Risk of reporting bias could not be assessed indirectly (e.g. using funnel plots or statistical methods) because there were few studies for most comparisons and the studies were of similar size. We used direct methods to assess risk of reporting bias by checking trial registrations and by contacting authors. There was a high risk of reporting bias in 22 trials, including seven studies that did not report any usable data. In addition to the outcomes we analysed, several trials also reported incomplete results that could not be included in the meta-analysis. Only 11 studies were prospectively registered, but 23 others were assessed to be at low risk of bias because authors provided missing data or confirmed that all outcomes were published.
Overall evidence quality
Using the GRADE method,27 many outcomes were downgraded because of risk of bias (e.g. inappropriate handling of missing data). Nearly all results were downgraded at least one level because of imprecision (the analyses included few participants or events). Results for relapse following individual interventions, hospital admission following collaborative care, and study discontinuation during interpersonal and social rhythm therapy (IPSRT) were of moderate quality. Most other evidence was of low or very low quality. Studies also reported controlled comparisons at follow-up, but most outcomes were of very low quality.
Quantitative data synthesis
Across nine comparisons, results of the meta-analyses suggest that psychological interventions may be associated with symptomatic improvement and with fewer relapses and hospital admissions. The majority of these low- to moderate-quality outcomes are summarised per comparison and presented in Tables 1 and 2 (post-treatment) and Tables 3 and 4 (follow-up) with reasons for downgrading; for all outcomes per comparison and subgroups we refer to online Tables DS4 and DS5.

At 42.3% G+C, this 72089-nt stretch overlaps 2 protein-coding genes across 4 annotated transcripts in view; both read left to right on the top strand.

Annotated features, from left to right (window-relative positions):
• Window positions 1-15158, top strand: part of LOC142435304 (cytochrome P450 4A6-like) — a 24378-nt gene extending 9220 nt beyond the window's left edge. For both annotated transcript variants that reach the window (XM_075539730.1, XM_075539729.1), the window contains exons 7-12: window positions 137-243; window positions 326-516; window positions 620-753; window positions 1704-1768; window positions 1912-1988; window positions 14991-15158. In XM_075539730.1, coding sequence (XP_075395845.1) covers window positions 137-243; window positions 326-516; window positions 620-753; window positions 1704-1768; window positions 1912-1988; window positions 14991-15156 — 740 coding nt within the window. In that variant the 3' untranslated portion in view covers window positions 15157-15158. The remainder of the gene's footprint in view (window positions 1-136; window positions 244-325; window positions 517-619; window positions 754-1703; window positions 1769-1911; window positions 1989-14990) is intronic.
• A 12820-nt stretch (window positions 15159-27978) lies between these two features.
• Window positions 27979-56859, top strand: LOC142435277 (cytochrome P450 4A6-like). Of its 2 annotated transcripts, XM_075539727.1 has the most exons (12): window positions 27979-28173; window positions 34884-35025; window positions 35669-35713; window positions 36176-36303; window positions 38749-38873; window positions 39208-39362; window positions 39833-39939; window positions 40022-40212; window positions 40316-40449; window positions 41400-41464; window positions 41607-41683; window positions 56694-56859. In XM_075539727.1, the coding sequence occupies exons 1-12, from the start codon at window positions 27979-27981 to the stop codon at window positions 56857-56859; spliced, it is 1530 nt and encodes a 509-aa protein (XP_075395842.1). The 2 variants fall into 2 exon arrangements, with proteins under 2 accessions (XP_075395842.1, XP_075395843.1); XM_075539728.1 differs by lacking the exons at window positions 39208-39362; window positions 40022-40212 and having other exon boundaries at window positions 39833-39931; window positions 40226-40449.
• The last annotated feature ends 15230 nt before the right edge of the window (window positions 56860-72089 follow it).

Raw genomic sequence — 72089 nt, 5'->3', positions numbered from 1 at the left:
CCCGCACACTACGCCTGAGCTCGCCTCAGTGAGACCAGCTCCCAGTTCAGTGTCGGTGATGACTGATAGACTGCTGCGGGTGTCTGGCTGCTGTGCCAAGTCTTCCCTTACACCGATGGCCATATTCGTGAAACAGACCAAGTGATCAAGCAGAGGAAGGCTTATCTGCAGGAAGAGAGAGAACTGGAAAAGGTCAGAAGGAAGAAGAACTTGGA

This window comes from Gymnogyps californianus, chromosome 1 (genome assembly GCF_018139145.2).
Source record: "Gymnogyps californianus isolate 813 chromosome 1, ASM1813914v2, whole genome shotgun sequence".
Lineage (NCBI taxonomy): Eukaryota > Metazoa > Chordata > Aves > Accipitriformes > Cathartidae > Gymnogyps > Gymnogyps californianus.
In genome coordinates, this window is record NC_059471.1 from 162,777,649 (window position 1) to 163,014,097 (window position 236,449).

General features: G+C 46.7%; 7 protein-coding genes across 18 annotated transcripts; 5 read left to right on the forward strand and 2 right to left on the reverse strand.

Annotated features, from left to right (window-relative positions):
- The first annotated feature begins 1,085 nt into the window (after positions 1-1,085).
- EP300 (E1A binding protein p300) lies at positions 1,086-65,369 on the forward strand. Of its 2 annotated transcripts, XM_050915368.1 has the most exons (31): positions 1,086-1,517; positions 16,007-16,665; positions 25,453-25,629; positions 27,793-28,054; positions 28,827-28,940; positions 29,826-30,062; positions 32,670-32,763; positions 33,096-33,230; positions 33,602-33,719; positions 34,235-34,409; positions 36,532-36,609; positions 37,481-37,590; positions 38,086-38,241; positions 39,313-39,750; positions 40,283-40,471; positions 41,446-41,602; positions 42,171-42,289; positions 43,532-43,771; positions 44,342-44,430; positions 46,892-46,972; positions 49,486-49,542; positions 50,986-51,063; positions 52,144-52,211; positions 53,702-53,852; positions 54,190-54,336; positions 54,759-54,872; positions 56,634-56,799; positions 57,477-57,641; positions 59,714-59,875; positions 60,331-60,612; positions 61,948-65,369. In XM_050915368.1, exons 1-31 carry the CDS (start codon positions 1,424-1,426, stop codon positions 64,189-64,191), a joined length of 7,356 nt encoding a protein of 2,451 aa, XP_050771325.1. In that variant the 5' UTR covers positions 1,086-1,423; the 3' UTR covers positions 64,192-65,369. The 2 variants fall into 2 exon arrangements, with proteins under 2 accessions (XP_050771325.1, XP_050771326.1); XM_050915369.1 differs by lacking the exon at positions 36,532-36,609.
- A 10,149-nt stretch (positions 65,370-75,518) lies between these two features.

Individual psychological interventions
The search identified 15 RCTs (n = 1580) of face-to-face and interactive online psychoeducation,35,59–64 cognitive therapy or CBT,34,43,51,52,65–68 and medication adherence therapy.69 Interventions were compared with treatment as usual. Eleven trials enrolled participants who were euthymic at baseline and four trials enrolled a mix of participants experiencing an acute episode of mania or depression and those who were euthymic.35,51,52,59 Seven trials (n = 637) reported low-quality evidence that individual psychological interventions were associated with a small reduction in symptoms of depression post-treatment.35,51,59,65–68 Six trials (n = 365) reported moderate-quality evidence that such interventions reduced the risk of relapse post-treatment.51,64–66,68,69 However, three trials found no difference in effect on symptoms of mania.65,67,68 One trial with few events was inconclusive regarding the risk of hospital admission.69 Eight trials (n = 532) reported moderate-quality evidence that individual psychological interventions were associated with a reduction in relapse at follow-up.59,63–66,68,69 There was low-quality evidence from three trials (n = 214) that individual psychological interventions might be associated with a reduction in admissions to hospital, but the confidence interval was compatible with both a reduction and an increase in the effect.34,64,68,69
Group psychological interventions
The search identified 12 RCTs (n = 914) of group interventions including psychoeducation,49,70–73 CBT,32,74,75 mindfulness therapy,76,77 social cognition and interaction training,78 and dialectical behaviour therapy.44 Interventions were compared with treatment as usual except for two studies that compared psychoeducation with attention control.70,71 In ten trials participants were euthymic at baseline,32,70–78 one study included participants experiencing an acute episode of mania or depression,49 and another included people with current depression. Eight trials (n = 423) reported very low-quality evidence of a small effect on depression outcomes at post-treatment favouring group interventions.32,44,49,73,75–78 Six trials (n = 375) found no effect on mania symptoms.32,49,73,75,76,78 Furthermore, the two studies comparing psychoeducation with attention control (n = 170) found low-quality evidence for a reduction in any type of relapse, but the confidence interval was compatible with both a reduction and an increase in the effect.70,71 The two studies did find evidence for a reduction in depressive and manic relapses. Also, the two studies together with a trial comparing CBT with treatment as usual (n = 205) reported low-quality evidence that group interventions might be associated with a reduction in hospital admissions, but the confidence interval was compatible with both a reduction and increase in the effect.70,71,75 Results at follow-up in five studies (n = 333) reported low-quality evidence of a reduction in depressive relapses.70,71,73,74,76 Also, four studies (n = 274) reported a reduction of relapses into mixed episodes.70,71,73,74 However, effects on depressive symptoms,32,73,76 and on hospital admission,70,71 were inconclusive.